One evening recently, around sunset, my wife Diane and I pulled into a Smart & Final parking lot to pick up a few grocery items. In an obscure corner, a good ten to twenty feet from the store’s entry way, I saw the figure of a man hunched over in his wheelchair. There was something about him — I couldn’t put my finger on it — that told me he wasn’t a con artist, but the real deal. In any case, I sensed the Lord was prompting me to help him in any way I could. I checked my wallet and found just one bill, not a small one, but not an overly large bill either. I brought Diane’s attention to the man in the wheelchair and explained that I thought we were to help him by giving him some money. She immediately agreed.
As soon as he saw us coming he began gesturing — as if he were writing something on the palm of his hand with his finger, in mime fashion. When we got close enough to see him we realized he was desperately trying to speak as well. But because his mouth was disfigured — compounded by the fact that he was speaking with thickened tongue — we couldn’t quite make out what he was saying. As I handed him the money I simply said, “I hope you can use this. God bless you, my friend.” Looking at the bill, than back up at us, he struggled to respond. At last both Diane and I were able to make out, “God bless you, God bless you!”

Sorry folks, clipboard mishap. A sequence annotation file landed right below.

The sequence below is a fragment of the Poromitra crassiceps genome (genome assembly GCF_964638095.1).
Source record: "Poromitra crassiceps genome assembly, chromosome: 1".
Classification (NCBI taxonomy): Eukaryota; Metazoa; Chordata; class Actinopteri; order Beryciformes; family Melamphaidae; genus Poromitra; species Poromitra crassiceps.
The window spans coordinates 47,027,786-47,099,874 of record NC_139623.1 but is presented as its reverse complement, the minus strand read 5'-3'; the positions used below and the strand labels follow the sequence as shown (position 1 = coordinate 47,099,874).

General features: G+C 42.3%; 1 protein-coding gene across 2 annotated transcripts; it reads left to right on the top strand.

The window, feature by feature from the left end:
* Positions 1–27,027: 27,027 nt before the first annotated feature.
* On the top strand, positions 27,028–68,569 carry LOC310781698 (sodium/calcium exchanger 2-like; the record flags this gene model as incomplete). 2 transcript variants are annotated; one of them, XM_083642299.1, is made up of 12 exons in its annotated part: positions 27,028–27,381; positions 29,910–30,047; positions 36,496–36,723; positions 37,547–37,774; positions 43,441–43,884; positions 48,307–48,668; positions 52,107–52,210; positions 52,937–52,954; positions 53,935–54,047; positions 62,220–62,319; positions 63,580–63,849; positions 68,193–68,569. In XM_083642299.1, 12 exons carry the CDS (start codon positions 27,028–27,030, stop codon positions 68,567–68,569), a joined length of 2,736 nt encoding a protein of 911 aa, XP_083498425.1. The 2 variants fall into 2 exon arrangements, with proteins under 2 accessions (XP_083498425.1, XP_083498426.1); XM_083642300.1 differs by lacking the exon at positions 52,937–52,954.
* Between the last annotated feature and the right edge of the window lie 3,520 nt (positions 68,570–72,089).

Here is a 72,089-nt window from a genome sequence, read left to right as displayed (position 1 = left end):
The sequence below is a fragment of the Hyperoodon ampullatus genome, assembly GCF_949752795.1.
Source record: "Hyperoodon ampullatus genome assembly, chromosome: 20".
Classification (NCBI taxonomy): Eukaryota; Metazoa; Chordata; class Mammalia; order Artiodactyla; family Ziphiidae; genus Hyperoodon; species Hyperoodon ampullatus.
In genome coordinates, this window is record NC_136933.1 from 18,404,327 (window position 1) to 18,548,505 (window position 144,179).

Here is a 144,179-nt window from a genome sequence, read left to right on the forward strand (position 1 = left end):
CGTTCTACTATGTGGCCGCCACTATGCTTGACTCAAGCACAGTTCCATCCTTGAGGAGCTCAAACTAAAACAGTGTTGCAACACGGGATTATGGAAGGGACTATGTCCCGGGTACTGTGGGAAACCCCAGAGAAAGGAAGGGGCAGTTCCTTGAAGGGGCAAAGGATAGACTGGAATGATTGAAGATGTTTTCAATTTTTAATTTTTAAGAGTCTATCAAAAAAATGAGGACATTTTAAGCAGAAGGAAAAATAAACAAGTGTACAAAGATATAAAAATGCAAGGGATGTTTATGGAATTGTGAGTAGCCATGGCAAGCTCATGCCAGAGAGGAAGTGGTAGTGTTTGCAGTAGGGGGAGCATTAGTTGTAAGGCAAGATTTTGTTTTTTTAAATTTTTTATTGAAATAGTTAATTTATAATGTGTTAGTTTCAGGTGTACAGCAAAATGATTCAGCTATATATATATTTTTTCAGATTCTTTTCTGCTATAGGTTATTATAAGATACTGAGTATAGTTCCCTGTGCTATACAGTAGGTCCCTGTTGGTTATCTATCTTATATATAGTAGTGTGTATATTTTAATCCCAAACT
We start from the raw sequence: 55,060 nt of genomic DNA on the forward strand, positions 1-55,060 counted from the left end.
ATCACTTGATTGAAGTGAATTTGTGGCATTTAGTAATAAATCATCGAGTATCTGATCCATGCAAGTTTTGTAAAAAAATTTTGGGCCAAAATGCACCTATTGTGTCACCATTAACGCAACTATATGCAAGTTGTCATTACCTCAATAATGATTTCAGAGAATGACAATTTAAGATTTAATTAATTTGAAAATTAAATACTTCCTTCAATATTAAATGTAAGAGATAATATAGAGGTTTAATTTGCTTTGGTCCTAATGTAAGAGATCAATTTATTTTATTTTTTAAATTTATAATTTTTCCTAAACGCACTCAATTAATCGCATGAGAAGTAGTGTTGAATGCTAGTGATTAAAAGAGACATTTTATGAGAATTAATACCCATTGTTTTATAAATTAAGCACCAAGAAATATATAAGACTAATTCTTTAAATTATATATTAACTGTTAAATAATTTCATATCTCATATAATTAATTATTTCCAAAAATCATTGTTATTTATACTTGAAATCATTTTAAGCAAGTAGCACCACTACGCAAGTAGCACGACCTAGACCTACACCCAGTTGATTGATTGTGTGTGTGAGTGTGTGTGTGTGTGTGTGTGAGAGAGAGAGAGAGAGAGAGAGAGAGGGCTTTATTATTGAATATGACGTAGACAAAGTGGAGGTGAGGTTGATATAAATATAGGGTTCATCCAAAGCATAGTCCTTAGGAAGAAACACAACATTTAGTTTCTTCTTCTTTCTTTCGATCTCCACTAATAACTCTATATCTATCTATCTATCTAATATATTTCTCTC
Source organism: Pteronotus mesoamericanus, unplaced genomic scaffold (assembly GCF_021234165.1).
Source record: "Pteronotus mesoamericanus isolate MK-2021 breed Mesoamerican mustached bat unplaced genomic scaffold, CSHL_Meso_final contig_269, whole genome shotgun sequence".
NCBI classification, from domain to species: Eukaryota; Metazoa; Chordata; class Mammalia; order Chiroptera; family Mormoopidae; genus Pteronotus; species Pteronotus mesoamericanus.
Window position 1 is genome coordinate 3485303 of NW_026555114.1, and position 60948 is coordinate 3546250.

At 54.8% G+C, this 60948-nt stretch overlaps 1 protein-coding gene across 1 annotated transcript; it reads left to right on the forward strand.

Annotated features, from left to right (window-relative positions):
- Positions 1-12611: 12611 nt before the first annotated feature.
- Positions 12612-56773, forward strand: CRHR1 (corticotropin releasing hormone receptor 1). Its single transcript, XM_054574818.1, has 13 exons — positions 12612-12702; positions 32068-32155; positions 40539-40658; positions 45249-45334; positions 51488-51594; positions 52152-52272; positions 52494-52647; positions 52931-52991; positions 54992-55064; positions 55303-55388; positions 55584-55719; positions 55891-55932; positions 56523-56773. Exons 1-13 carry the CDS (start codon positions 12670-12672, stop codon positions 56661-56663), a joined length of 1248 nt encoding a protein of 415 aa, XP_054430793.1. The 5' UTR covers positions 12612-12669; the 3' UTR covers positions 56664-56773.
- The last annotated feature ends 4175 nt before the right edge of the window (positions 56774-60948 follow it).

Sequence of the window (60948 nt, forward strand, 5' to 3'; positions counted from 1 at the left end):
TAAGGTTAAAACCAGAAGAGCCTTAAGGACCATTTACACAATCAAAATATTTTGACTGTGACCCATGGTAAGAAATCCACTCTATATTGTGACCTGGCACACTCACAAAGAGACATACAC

As we were shopping I couldn’t get this poor man out of my mind. As I prayed for him, I felt that the Lord wanted us to go back and give him twice as much as we already had. So, at the checkout counter I got some cash back and set aside what I felt the Lord was leading us to give him. When we approached him the second time he seemed perplexed, so I immediately told him that the Lord had put it upon my heart to give him something more. I gave him the money and we began praying God’s blessings upon him. As we were praying he reached up, grabbing my hand, and tried to say something. I apologized and told him I couldn’t understand what he was saying. Both Diane and I bent over to get closer, as we heard him valiantly enunciate as clearly as he could five little words; words that quickened our spirits and elevated our souls that evening, in a Smart & Final parking lot.
“I’ll see you in heaven.”